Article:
garden planning

4 Steps to Planning Your Vegetable Garden

It’s January — so logically the best time to start planning this year’s garden! This is the time of year when seed catalogs start hitting the mailbox… and gardeners actually have some time to sit, dream, and plan.

I remember being really overwhelmed with this task when I was a beginning gardener. There were so many things to take into consideration: timing, soil needs, sunlight and shade… what to put where and when? Now I have my process down pat, I know what resources I need along the way, and I can really relax and have fun with it. So I want to share those steps and resources with you — because everyone deserves to do this with as much fun and ease as possible.

There are some fancy digital tools available (see this post about free online garden planners if that’s your jam). I have nothing against digital design tools — I use them all the time in my landscape design work — but when it comes to the season-to-season annual veggie planning, I prefer to keep it low-tech because I think much better with pencil and paper. Also, I bring my plans to the garden with me all the time, and streaks of dirt look a lot more poetic on paper than they do on a device.

Ready? Let’s go.

1. Decide what you want to grow

Start by deciding what you want to plant. Cue flipping through seed catalogs, drooling at all the pictures of bodacious vegetables and the varieties with fun, playful names, and making a list. Here are my favorite, non-GMO seed companies that I’ve been ordering from over the years:

Each year, I plant maybe 70% reliable oldie-but-goodie varieties that I know to be successful and that I love to eat, and 30% new and exciting varieties that I’m drawn to because of a funny name or distinct appearance or description in the seed catalog. I mean, who doesn’t want to try out Avalanche white beets or Glass Gem corn or Minnesota Midget cantaloupe or Dragon Tongue bush snap beans?

Decide your priorities: What do you hope to get out of your garden this year? Are you aiming for year-round plantings? If so, put emphasis on winter crops — summer is easy but winter takes some extra planning. Or maybe you really want to can a year’s worth of tomato sauce and ketchup in the late summer and will focus on tomatoes this year.

garden planning

2. Gather your tools and resources

Planning tools:

 

3. Draw a Map of Your Garden

Draw a schematic bird’s eye view map of your garden area. It’s helpful to draw it to scale, but not necessary. I’m meticulous about drawing to scale when it comes to landscape design work, but my annual garden plan maps are as quick-and-dirty as they come, and they’ve done the job.

schematic garden map

  1. draw beds, pathways, and any permanent features such as fences and perennial plants in ink
  2. include directions (which way is south?), mark shade from buildings or trees
  3. OPTIONAL: photocopy a bunch so you don’t have to make another one next year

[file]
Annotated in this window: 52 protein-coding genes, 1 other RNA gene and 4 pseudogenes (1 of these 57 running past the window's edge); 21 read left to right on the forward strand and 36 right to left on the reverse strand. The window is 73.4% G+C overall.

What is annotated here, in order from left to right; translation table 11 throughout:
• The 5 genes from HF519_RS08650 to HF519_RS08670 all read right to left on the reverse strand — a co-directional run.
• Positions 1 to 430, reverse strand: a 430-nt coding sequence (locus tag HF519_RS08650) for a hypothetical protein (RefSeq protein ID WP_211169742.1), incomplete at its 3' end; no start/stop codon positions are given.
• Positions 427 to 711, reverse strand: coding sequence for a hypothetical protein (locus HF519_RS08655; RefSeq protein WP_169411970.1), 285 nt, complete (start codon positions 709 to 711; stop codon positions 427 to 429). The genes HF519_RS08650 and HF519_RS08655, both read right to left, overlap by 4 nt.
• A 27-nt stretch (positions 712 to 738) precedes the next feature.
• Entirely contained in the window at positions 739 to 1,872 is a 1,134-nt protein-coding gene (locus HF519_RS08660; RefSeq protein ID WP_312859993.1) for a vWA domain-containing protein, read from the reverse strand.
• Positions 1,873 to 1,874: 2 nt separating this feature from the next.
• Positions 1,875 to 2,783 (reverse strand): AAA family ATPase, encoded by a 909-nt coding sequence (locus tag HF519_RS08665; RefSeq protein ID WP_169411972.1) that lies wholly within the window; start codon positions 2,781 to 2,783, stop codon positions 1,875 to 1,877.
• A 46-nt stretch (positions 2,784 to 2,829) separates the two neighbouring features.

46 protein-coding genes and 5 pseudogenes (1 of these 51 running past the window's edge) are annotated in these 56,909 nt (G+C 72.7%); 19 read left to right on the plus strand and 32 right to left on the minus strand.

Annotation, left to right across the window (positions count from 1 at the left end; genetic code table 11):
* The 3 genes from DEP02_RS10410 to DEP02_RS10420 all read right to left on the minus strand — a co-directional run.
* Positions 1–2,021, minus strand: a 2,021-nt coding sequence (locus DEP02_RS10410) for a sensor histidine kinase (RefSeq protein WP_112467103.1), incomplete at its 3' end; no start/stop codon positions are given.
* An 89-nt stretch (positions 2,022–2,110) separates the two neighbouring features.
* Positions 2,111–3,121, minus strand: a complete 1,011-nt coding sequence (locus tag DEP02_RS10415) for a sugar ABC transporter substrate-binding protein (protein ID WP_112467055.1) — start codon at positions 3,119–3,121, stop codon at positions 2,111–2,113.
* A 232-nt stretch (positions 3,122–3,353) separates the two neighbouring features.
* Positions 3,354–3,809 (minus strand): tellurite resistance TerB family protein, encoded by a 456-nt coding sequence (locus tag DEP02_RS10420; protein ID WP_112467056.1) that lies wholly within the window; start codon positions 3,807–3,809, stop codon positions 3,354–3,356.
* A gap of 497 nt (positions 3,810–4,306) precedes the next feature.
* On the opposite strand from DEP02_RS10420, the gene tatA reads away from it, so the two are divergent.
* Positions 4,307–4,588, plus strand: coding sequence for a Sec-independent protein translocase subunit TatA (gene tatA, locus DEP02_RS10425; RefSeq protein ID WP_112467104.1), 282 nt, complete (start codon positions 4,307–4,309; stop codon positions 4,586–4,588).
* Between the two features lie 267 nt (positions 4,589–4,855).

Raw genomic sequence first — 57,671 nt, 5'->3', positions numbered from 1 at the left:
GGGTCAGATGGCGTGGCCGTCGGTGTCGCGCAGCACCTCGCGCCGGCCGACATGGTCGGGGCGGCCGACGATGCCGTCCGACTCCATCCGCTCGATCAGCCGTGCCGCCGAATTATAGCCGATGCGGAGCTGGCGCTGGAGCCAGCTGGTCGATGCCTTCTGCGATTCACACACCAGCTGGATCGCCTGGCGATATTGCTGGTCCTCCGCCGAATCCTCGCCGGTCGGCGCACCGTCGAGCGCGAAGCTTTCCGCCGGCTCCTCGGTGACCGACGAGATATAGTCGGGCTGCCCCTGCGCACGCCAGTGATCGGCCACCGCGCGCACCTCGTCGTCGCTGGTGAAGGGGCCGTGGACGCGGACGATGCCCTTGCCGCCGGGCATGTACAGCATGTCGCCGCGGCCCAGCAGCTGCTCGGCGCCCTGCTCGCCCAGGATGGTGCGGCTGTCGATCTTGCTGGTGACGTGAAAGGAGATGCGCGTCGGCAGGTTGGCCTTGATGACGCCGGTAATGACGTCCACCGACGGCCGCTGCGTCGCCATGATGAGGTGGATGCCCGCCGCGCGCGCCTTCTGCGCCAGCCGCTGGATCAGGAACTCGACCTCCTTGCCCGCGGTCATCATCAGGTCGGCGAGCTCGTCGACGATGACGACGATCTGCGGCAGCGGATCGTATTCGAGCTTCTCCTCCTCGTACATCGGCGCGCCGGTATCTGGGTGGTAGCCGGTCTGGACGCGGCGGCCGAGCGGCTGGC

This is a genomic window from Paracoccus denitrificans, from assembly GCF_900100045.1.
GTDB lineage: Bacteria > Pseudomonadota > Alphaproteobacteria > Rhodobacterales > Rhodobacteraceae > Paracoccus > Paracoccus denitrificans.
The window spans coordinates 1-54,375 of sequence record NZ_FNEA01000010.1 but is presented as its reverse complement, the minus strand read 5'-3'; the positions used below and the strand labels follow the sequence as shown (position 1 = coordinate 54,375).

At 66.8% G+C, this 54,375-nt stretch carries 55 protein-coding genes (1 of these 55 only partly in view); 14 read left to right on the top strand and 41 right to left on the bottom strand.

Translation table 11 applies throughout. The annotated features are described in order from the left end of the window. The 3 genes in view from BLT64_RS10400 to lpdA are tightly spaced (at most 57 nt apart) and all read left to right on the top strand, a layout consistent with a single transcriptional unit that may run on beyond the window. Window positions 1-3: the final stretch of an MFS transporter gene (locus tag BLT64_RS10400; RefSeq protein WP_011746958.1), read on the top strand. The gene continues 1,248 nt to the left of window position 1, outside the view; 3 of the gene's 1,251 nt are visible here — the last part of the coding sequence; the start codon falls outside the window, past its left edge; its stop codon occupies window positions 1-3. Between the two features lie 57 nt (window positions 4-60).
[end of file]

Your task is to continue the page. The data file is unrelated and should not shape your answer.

4. make one for spring and one for fall
  5. hold on to past seasons’ maps! They come in handy in future crop rotation planning.

 

4. Decide what goes where

Now the actual planning process begins. It’s a bit like doing a puzzle, or a game of musical chairs. Essentially, you need to decide which crop goes where on your map. Here are the factors you will need to consider for each crop:

  • how much space it will need (consult your spacing chart)
  • how much time does it require, from seeding to harvest
  • height/shading: plant tall things in the north of the garden
  • sun requirements: do you have shadier spots in the garden? If so, check out the list of vegetables that can grow in shade
  • what companion plants help the crop to thrive
  • crop rotation! it’s important not to plant the same crop in the same bed year after year. This is for two reasons: First, plants in the same plant family tend to get the same soil-borne pests and diseases. Secondly, different crops and different nutrient requirements: some crops such as tomatoes, brassicas and corn are “heavy feeders” while others, such as beans and peas, fix nutrients in the soil.

Then it starts to come together. Write or draw everything with a pencil first — you’re going to have to erase and tweak things. Finalize with ink only when you’re completely happy with your arrangement.

For example, your crop rotation requirements might suggest tomatoes in bed 1 and potatoes in bed 2, but then you consult the companion planting resource and remember that tomatoes and potatoes are attacked by the same blight and would be best planted further apart. So you erase and seek an alternative location for one of those crops.

Here’s one way to approach this:

  1. Start with the crops that require the longest time to harvest, OR have the strictest site needs, OR require the most space: tomatoes, melons winter squashes, big brassicas
  2. Next, place crops of medium pickiness: kale, roots, peas
  3. Lastly, put the “almost anywhere” crops in the remaining spaces: lettuce, most herbs, chard, spinach

Over time, this process gets easier: you start to develop an intuitive sense of roughly how widely to space vegetables, a memory of what vegetables are good companions for each other, and how to plan the succession to make the most of available space.

summer garden

Now you have a garden plan! The next step is just around the corner: pulling out your seedling trays, seeding mix, and seed packets to plant the very first, hardy spring crops — and before you know it, you’ll be in a buzzing, vibrant garden on a warm day and eating the fruits of your labor.

Happy planning & planting!

Leave a Reply

Your email address will not be published. Required fields are marked *